At a time when centrism has become a dirty word in some Democratic Party circles, hundreds of the party's avowed moderates are convening in Denver this weekend to discuss their agenda for this fall's election and the presidential contest in 2008.
The annual meeting of the Democratic Leadership Council, a group that came to prominence in connection with President Clinton's electoral victory in 1992, takes place as the organization has become a lightning rod for criticism from liberal Web-based activists known as the netroots.
The Denver gathering is scheduled to hear from the putative Democratic frontrunner for 2008, Senator Clinton, as well as other possible contenders such as Senator Bayh of Indiana, Governor Vilsack of Iowa, and Governor Richardson of New Mexico.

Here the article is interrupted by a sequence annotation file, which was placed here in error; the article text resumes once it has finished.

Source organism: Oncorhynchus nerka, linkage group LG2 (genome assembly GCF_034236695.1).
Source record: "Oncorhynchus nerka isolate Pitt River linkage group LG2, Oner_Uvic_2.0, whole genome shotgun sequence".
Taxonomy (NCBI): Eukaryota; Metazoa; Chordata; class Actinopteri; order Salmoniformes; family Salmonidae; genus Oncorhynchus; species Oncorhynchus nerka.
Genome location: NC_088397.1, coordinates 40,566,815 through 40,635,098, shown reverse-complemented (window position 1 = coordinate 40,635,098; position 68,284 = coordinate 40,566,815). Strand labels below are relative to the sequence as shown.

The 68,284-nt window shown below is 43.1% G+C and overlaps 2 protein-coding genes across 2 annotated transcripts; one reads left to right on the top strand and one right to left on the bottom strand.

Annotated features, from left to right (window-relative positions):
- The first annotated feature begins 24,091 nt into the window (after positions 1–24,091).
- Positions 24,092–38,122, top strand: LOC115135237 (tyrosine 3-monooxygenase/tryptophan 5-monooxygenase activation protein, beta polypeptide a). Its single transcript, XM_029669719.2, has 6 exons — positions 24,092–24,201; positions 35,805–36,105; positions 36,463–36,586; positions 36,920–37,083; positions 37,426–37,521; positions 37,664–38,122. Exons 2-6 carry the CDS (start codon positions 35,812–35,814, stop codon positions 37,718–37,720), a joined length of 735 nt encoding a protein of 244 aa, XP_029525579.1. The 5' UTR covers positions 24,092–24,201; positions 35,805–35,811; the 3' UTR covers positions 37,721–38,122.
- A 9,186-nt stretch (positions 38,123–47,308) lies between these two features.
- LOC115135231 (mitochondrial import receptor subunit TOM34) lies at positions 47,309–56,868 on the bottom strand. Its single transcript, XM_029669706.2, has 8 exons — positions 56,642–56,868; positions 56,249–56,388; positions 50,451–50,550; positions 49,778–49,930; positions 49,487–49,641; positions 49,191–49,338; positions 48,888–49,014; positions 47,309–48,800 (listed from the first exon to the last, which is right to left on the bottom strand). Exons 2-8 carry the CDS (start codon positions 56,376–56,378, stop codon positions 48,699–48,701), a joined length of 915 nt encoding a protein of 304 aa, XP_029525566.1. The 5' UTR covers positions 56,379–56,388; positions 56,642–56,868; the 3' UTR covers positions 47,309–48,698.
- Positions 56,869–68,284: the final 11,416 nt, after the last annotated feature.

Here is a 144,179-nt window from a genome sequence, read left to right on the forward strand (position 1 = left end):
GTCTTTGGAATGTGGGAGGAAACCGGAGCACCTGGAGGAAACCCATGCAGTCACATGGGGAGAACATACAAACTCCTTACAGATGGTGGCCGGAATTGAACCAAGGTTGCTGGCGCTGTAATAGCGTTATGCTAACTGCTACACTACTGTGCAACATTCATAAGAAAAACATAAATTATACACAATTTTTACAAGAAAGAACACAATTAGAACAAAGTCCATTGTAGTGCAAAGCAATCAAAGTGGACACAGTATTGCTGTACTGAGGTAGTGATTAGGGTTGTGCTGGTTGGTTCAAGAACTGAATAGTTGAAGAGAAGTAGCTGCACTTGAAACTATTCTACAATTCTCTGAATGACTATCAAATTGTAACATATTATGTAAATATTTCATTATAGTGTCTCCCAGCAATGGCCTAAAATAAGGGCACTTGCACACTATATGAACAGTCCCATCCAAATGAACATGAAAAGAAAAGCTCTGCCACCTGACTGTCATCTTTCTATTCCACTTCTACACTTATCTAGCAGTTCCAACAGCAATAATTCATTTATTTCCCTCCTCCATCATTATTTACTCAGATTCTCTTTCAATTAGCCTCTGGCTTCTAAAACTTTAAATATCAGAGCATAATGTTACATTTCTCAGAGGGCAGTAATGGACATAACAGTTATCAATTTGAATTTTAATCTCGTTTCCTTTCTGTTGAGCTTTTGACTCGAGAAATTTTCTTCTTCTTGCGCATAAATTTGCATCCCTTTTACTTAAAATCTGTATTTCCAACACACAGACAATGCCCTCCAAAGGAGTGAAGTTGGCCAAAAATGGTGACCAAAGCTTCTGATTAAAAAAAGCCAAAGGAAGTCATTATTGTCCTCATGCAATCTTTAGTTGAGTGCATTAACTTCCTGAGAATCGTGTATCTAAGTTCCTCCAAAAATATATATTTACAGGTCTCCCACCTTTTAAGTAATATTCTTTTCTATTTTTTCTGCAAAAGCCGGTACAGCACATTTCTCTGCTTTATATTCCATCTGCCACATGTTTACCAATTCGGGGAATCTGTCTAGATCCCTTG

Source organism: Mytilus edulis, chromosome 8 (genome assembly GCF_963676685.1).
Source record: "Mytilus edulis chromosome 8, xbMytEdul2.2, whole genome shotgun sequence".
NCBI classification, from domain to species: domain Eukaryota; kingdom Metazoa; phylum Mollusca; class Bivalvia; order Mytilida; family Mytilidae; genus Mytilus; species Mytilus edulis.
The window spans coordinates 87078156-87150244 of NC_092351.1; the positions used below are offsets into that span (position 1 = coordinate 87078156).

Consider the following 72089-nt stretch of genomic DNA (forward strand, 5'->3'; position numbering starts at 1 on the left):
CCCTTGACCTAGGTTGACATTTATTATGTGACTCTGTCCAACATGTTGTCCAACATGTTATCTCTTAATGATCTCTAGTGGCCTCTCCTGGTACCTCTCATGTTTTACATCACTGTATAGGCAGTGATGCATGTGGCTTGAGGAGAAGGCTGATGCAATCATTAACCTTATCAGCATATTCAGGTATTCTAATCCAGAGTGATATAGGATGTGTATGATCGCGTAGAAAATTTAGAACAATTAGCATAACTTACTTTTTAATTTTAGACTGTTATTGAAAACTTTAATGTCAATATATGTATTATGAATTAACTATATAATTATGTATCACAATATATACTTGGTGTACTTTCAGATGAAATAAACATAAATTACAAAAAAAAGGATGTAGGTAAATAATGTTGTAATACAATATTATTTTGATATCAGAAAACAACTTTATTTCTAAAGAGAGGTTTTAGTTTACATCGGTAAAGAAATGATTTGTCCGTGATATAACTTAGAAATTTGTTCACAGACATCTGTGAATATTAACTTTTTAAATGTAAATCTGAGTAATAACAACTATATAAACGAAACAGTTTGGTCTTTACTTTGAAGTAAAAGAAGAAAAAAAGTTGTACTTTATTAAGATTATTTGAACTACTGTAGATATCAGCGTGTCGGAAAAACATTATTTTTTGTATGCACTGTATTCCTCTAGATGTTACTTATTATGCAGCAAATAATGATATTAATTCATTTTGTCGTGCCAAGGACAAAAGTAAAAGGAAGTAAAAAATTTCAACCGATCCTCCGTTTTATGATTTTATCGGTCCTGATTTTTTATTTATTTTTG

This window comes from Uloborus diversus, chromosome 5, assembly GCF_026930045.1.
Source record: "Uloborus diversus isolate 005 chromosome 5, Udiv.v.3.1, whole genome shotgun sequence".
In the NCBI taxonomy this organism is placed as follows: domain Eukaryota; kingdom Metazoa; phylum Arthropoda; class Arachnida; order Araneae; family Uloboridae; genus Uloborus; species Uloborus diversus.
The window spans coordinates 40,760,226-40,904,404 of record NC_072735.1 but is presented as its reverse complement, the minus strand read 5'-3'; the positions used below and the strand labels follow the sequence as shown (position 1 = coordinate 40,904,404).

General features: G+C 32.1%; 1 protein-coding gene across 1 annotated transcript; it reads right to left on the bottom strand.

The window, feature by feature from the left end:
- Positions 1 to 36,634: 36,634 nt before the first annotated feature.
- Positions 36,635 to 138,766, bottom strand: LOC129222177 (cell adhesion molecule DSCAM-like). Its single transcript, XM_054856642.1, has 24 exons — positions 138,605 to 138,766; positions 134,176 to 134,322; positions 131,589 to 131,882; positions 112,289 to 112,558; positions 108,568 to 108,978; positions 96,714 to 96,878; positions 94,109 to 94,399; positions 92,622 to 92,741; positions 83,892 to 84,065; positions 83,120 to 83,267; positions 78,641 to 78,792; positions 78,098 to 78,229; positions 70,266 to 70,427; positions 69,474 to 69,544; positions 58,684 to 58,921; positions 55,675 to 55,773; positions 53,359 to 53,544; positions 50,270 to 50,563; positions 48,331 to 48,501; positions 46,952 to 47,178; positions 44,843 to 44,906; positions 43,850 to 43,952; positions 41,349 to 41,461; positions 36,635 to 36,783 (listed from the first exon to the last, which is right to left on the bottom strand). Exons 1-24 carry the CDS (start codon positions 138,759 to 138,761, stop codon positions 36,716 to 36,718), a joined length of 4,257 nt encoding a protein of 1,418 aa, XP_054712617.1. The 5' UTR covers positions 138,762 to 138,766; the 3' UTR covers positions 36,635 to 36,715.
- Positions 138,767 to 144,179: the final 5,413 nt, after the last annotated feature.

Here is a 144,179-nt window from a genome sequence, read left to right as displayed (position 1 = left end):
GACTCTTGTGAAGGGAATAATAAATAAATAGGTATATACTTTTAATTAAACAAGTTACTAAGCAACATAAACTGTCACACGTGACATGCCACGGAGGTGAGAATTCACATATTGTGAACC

A former Congressional staffer sharply critical of the group, David Sirota, said the speeches to the group will carry some political cost. "Among a certain segment of voters, it's absolutely, positively negative. It's radioactive," Mr. Sirota said. "Candidates should at least consider the radioactivity."
The tension dates back to the last presidential race when council officials threw cold water on the populist, Webdriven campaign of Howard Dean. Dr. Dean, who is now chairman of the Democratic National Committee, derided the council as the "Republican wing of the Democratic Party." A sharp-tongued aide for a Dean rival told the New Republic that the Vermont governor's Internet-savvy backers resembled the grotesque denizens of the "bar scene from ‘Star Wars.'"
The conflict between the two camps is so intense that when Mrs. Clinton appeared before the council last year and called for a halt to the internecine fighting, bloggers unleashed attacks on her that are still reverberating. A newspaper report in May that Mrs.Clinton hoped to create a unified Democratic agenda under the council's aegis received two reactions from a leading liberal blogger, Markos Moulitsas of DailyKos.com, "LOL," shorthand for "laugh out loud," and "DOA," meaning "dead on arrival."